Lower carbon dioxide emissions on the horizon for cement

Lower CO2 emissions on the horizon for cement
Credit: Juan Enrique del Barrio, Shutterstock

Concrete is the most widely used building material in the world. As a key component of concrete, cement—and more specifically its production process—is a significant contributor to climate change. Every year, over 4 billion tonnes of cement are produced, and this activity is responsible for around 8 percent of global CO2 emissions. Surprisingly, around 60 percent of the CO2 emissions associated with this production aren't released from the combustion of fossil fuels, but from the chemical reaction in the process. With this challenging problem in mind, the EU-funded LEILAC project developed a breakthrough technology with the potential to dramatically reduce the emissions of Europe's cement and lime industries.

Called direct separation, the technology efficiently captures the CO2 emitted during and cement production. Normally, when cement is produced, limestone is decomposed to lime and CO2 in special kilns, or calciners.

By re-engineering the standard process flows of a traditional calciner, the LEILAC system enables pure CO2 to be captured as it's released from the limestone while the furnace combustion gases are kept separate. The innovation requires no additional chemicals and only minimal changes to the standard cement production processes, namely the replacement of the calciner.

Successful test runs

Coordinated by Calix Limited, the project recently successfully completed its preliminary test runs at a cement plant at Lixhe, in eastern Belgium. Using the new technology on both cement and lime meal, the LEILAC team successfully demonstrated the separation of CO2 with more than 95 percent purity.

"While there are still challenges ahead to achieving full design capacity, we have achieved many breakthroughs in many key areas of the technology," says Calix's founder and chief scientist Mark Sceats in an article posted on the website of Australian manufacturing magazine "Industry Update." "The carbon capture piece of our technology represents a unique approach to mitigating CO2 emissions from lime and cement manufacturing and has the potential to leapfrog other technologies in terms of both timing and cost."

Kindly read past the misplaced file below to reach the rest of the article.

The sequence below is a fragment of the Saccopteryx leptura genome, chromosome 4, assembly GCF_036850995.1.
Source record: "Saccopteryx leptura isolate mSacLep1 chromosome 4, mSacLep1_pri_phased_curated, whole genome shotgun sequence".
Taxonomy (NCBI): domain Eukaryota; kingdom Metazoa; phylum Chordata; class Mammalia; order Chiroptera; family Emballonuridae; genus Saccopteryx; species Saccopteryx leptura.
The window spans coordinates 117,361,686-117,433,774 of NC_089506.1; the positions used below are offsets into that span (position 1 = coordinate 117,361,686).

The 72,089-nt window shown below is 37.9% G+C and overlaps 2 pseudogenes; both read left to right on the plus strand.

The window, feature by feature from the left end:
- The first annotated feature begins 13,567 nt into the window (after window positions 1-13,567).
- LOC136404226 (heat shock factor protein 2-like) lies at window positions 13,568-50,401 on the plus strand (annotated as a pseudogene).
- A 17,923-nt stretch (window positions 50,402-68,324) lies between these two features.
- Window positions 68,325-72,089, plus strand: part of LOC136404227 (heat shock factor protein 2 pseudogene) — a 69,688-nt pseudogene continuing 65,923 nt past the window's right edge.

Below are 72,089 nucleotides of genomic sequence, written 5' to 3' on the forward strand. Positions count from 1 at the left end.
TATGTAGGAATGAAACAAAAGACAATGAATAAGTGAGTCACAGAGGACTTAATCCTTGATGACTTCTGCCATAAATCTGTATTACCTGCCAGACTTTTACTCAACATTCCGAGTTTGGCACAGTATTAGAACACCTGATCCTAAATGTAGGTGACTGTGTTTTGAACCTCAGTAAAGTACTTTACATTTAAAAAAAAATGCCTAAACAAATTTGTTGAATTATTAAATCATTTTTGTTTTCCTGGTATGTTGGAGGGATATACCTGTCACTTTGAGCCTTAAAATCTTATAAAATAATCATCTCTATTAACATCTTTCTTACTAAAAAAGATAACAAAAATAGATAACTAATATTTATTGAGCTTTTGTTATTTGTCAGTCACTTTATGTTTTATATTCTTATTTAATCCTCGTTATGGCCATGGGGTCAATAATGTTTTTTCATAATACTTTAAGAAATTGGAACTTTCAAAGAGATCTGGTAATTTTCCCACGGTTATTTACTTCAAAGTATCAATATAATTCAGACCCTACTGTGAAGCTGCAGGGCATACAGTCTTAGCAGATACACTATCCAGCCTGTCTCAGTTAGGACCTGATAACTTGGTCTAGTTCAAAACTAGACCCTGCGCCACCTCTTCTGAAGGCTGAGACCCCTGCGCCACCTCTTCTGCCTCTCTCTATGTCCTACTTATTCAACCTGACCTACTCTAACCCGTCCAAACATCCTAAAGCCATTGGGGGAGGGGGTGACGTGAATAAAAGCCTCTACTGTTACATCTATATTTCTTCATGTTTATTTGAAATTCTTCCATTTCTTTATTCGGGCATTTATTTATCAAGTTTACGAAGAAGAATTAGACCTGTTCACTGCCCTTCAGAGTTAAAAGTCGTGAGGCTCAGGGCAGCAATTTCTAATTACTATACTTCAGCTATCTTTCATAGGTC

Although not yet at full design capacity, the technology shows promise as a way for the industry to decrease its emissions without significant energy or capital penalty. If the industry is to aid the EU in meeting its target of reducing CO2 emissions by at least 80 percent by 2050, then it will have to implement in about two thirds of its plants.

Next, LEILAC (Low Emissions Intensity Lime and Cement) will be rectifying some commissioning issues that are normal for such projects. Following this, it will be testing full design capacity. Test runs will be conducted until the end of 2020 to tackle possible longer-term issues. The project team has also begun planning the next scale-up of the technology, which includes conceptual design and attracting funding.


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More information: LEILAC project website: www.project-leilac.eu/
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Citation: Lower carbon dioxide emissions on the horizon for cement (2019, September 16) retrieved 22 October 2019 from https://phys.org/news/2019-09-carbon-dioxide-emissions-horizon-cement.html
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Sep 16, 2019
Cement re-absorbs the same amount of CO2 when it cures. When the water evaporates, the Calcium Hydroxide starts to react with atmospheric CO2 and form CaCO3 which is the same limestone what was used to make the cement in the first place.

Hydraulic cements that cure under water don't contain carbon, so they don't release CO2 during production, except for the fuel.

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